Sunday, 24 November 2013

Bloomfieldiana IV

Advertisement for Player’s Navy Mixture in The Times (London, England), Thursday, Nov 22, 1906; pg. 4; Issue 38184.
As far as I am aware this is the only occasion on which Bloomfield’s words and image have been used in an advertisement, though Center Parcs used “Leisure” by W.H. Davies, and Waitrose has used Keats's “To Autumn”. (I'm sure lots of other advertisers have made use of “To Autumn”.)

Shakespeare has been used to flog everything from Red Bull, Coca-Cola, Stella Artois and Marlboro, to Mercedes Benz and Levis. Walt Whitman is currently selling iPad Airs, in a “Your Verse” campaign entirely based on a Whitman quote in Dead Poets Society. Other unlikely posthumous pitchmen include Darwin (for BMW), Kerouac (Gap), Scott Fitzgerald and DH Lawrence (David Lynch advertisements for Obsession perfume).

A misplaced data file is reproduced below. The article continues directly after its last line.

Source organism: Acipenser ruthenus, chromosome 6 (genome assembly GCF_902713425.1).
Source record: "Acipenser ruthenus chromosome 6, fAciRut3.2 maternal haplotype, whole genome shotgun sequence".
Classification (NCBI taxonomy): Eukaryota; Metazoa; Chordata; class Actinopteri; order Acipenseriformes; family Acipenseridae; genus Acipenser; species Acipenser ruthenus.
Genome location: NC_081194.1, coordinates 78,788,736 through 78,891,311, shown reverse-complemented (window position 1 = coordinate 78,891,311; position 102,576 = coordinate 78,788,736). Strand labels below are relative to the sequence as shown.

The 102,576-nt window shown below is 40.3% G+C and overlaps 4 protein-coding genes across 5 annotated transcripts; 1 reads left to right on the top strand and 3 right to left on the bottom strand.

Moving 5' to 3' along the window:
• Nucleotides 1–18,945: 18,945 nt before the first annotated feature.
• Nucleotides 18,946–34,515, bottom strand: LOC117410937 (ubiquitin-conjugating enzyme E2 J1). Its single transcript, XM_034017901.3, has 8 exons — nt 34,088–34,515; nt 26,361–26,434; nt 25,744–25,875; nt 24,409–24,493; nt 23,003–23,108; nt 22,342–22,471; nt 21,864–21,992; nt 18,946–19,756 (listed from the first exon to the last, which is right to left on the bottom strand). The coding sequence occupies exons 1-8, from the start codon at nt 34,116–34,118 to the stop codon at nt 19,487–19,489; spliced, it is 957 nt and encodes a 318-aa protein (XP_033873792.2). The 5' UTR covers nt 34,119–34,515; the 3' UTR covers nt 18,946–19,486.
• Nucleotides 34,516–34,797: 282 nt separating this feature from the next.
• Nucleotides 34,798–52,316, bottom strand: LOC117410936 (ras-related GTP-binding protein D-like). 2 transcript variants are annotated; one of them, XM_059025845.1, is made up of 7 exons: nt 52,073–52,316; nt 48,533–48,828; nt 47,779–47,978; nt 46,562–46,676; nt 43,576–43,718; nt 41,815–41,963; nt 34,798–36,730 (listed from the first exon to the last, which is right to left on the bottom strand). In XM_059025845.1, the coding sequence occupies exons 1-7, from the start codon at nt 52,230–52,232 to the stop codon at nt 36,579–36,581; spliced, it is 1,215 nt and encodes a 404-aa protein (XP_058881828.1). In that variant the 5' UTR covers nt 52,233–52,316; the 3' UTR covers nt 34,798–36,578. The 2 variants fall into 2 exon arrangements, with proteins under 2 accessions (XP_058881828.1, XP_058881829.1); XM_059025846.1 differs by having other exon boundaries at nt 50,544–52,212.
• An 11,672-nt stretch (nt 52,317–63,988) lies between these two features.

Recently, Jeremy Noel-Tod of the University of East Anglia spotted that a photograph of the poet R.S.Thomas had been appropriated by Tyrrells Crisps to promote a competition. “Win a fleeting look of contempt or £25,000,” ran the advertisement alongside a black-and-white photograph of a grumpy-looking Thomas on packets of Tyrrells sweet chilli and red pepper crisps.


“Tyrrells spices up its crisp packets with image of fiery poet RS Thomas”

“Keats's Ode to Waitrose? How brands use writers’ reputations”

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